Alrighty, I looked over the ConsoleClient class, and uh, I was lost, so let's do the Player class instead! It's a little long, about 300 lines before I do anything to it, like make it ugly and remove vast amounts of comments, but we'll get through it.
After that, we can just do the Table class, leaving ConsoleClient to the end of the functional code, at which point we have bots and GUIs to do. See, this is why people rarely code from scratch, and just modify other peoples' code, it takes way too long otherwise. But I suppose in the heart of learning...
So, our Player class. Blueprint time? Definitely. What's a player need to keep track of? Well, players have names, and obviously we need to keep track of their hand, and the cash they have remaining. Their current bet, and the last action they took. How much they would be putting in if they went all in, whether or not they have cards (for dealing purposes), how many bets have gone through so far in the current round, and finally (I think?), the player class needs to have a Client that'll be responsible for actual behavior.
So let's get through the instance variables and the constructor, shall we?
Here we have it, just a bunch of variables that haven't been initialized. Look through 'em. I don't think I missed anything, but what do I know!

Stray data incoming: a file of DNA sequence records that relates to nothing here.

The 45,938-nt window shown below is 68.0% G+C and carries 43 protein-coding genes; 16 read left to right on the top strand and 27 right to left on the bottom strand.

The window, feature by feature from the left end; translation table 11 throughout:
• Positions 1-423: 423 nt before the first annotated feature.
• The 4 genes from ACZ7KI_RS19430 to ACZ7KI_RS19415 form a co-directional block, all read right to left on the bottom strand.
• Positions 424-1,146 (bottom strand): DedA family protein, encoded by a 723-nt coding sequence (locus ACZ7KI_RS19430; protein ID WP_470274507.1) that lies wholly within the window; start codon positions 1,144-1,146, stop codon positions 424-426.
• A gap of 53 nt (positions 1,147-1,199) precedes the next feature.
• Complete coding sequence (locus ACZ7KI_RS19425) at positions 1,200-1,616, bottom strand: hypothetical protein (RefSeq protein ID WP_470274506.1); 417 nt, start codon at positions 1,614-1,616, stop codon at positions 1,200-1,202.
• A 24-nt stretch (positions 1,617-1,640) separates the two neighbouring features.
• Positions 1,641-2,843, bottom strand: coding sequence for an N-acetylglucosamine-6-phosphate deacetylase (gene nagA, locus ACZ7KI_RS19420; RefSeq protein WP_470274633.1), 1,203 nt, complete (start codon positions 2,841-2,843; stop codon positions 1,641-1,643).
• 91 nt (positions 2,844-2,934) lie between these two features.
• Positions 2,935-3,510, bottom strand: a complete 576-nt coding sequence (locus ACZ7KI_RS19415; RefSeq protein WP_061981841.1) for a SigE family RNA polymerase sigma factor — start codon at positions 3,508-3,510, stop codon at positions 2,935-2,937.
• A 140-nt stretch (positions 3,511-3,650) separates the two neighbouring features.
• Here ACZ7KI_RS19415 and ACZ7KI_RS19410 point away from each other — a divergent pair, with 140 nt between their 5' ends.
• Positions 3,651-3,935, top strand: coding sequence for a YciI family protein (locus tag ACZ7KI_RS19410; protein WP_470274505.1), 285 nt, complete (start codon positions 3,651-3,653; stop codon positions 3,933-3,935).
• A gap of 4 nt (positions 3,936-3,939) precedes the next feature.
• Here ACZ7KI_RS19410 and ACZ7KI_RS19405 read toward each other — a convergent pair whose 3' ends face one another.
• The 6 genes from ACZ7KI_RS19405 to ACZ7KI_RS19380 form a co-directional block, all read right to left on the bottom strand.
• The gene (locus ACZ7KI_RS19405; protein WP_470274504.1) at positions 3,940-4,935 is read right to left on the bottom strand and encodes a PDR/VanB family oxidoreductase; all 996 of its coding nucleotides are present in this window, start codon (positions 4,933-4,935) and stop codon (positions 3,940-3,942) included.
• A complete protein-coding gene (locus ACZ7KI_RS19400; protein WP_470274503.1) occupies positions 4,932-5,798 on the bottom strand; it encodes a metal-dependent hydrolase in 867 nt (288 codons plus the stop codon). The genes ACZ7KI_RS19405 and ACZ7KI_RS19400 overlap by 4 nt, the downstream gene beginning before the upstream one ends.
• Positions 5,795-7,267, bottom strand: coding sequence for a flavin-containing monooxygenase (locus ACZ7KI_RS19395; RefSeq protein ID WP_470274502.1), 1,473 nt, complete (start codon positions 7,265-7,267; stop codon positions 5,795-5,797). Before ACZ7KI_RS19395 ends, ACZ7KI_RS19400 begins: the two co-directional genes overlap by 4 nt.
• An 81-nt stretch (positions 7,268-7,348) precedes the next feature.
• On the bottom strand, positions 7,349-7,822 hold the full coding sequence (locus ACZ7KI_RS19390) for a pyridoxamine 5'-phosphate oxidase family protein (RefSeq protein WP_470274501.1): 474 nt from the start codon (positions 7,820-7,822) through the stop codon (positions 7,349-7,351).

Done? Good. Now to actually construct the player. A lot of the variables above only take place during play, so they're not needed to construct. For instance, bet, raises, allInPot, action and hasCards. And by for instance, I mean, all of them. Which leaves us with the name, the starting cash and the client (Handled by the console client or table, no worries about constructing this yourself), as well as a hand to later populate.
That's it, just set each of the initial variables and we're golden. Line 33, the brown-highlighted method is used later in this class, don't worry about it. It just makes sure the hand is empty on start, just in case! So, yeah.
That's it for the night, folks. Enjoy the rest of your day, and I'll see you tomorrow! Questions/comments welcome!